Harvest of the 2006 crop is still 2-3 months away but management decisions made now can have great impact on 2007 crop yield, quality and profitability. Tillage, crop rotations, weed control, fertility management and field selection decisions made in August, September, and October lay the ground work for success in 2007. Carefully consider past beet crop history, successes and problems for each field, to maximize potential of every planted acre in 2007.
Field Selection Considerations
- Review pesticide use records for rotational restrictions that may exist
- Know rented land history, insects, diseases, and herbicides
- Review past disease history for variety selection for each field
- Know fertility status – get a soil test
- Drainage requirements to improve yield
- Past weed species problems and severity of each weed
- Consider herbicide carryover from the previous crop, especially if it stays dry
- Previous crop rotation impact on 2007 yield especially disease concerns
- Know soil types in each field and what effects will be
- Estimate available stored soil water capacity for each field if 2006 remains dry
- Review historical satellite imagery to:
- Look for drainage problems
- Develop soil sampling zones
Early Small Grain Harvest Impacts
- Allows time for more comprehensive surface drainage plan implementation
- Tillage options
- Consider ridge tilling to maximize 2007 stands especially in dry conditions (See Ridge Tilling fact sheet)
- Apply fertilizer, complete fall tillage to maximize 2007 stands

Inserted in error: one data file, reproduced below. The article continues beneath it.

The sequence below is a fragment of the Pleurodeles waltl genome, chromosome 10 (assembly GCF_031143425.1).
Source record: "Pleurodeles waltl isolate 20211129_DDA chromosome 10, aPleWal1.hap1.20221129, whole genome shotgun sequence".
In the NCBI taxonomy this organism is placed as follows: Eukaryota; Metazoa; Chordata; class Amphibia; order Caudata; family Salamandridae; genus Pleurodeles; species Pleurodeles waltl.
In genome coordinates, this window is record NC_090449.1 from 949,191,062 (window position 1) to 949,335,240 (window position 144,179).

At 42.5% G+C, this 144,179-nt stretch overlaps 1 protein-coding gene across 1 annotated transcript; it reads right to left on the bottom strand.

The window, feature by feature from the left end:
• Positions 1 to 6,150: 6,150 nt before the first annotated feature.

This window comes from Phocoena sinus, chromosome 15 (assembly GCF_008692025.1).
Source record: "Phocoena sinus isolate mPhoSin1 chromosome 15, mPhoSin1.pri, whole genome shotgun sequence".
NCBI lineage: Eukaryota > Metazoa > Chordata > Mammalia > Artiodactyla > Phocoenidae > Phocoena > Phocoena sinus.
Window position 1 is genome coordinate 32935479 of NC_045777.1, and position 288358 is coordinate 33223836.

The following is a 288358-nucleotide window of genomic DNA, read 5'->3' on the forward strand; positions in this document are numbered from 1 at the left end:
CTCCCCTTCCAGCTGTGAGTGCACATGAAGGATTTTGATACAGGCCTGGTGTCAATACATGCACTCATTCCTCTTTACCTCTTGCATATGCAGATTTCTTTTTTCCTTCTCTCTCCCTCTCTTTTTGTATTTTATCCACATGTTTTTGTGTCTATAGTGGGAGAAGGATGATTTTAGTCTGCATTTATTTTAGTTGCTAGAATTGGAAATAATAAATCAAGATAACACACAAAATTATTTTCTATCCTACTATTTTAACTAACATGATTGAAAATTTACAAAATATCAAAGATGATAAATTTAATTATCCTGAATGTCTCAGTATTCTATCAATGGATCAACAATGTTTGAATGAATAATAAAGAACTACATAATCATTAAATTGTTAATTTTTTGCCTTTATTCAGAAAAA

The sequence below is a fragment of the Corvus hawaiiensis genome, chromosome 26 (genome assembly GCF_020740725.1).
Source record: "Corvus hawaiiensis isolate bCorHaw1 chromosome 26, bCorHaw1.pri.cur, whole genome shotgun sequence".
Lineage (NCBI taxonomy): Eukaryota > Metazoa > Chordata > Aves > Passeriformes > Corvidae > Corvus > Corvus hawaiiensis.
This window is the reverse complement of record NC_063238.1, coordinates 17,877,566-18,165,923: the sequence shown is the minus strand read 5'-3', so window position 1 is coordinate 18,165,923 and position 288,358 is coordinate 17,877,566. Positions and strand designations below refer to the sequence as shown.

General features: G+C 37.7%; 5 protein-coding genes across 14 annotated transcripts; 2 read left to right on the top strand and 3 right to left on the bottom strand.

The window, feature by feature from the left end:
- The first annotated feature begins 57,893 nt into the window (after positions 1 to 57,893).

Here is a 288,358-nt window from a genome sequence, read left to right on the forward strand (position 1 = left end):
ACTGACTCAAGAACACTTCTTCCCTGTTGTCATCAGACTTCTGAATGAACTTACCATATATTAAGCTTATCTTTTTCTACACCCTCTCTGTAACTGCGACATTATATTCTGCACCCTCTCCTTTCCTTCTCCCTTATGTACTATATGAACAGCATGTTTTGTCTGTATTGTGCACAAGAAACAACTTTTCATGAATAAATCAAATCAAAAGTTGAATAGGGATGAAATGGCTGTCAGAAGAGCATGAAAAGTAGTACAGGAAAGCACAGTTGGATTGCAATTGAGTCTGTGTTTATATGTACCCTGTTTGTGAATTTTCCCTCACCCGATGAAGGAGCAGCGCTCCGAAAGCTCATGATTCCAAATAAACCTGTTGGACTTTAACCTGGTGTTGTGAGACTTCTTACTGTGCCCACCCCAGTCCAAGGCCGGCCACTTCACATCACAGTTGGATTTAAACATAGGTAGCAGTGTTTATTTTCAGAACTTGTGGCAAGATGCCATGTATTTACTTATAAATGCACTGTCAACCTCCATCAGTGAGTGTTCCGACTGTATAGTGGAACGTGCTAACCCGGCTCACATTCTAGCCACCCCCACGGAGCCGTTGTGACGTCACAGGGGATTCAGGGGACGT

- Establish fall cover crops to minimize winter and spring erosion and 2007 stand loss
- Early harvest allows time for installation of drain tile on very poorly drained fields
- Consider zone soil sampling to maximize 2007 yield and quality and reduce early yellowing – see chart 1.
- Decide now to use 10-34-0 starter instead of broadcast P to maximize yield and reduce 2007 fertilizer cost – see Fact Sheet.
- Fall Band apply needed N, P and K about 4-6 inches deep directly below placement of 2007 beet rows using RTK systems
- Maximizes fertilizer use efficiency
- No stand loss risk
- Opportunity to reduce P rates by 1/3 or more
- Minimize “sand syndrome” effects
Zone Fertility Management Pays: Chart 1 shows $24/acre increased revenue when zone soil sampling and variable rate fertilization are utilized for N management.
Crop Rotation Concerns
- Will 2007 beets following soybeans yield well or have reduced yield due to less available water than following small grains from 2006
- If dry conditions persist much of the 2006 summer consider following 2006 beet fields treated with soil applied Nortron only with soybeans
- Make plans now to eliminate beets on headlands if desired
- Evaluate yield history of possible land to rent – renting good or excellent land pays.
- Consider not planting beets right next to shelterbelts. Yield reductions of 500 to 700 lbs. RSA can occur, Table 1.
Table 1. Effect of shelterbelts on root yields, net sucrose percentage, recoverable sugar production, and revenue. Combined data of 6 harvest sites, N. Cattanach NDSU and C. Mize, Iowa State University.
Weed Control For 2007
- Consider Fargo herbicide for fields in resistant Wild Oat areas. Fargo can be fall applied after October 15.
- Band Nortron in late fall using RTK systems – plant directly over bands of fully activated Nortron next spring to:
- Maximizes Nortron benefit and weed control
- Use cover crops to stop soil erosion
- Minimize spring tillage and speed up planting
- 11 inch Nortron band highly encouraged for best results
- More flexibility for post herbicide use
Fungicide and Plant Health Benefits
Time a Headline application 30-45 days before full harvest to increase yield and frost tolerance.
Dave Franzen, NDSU on Soil Testing Date: “If the summer had been blessed with more rainfall, I wouldn’t have second thoughts going into the field the first of August and beginning sampling. However, as dry as it’s been, I think that when it starts to rain there will be a flush of nitrate appearing and I would like to pick that up in the fall test. So I will be recommending waiting until good rains arrive, the soil moisture picks up, or the middle of September, whatever comes first.”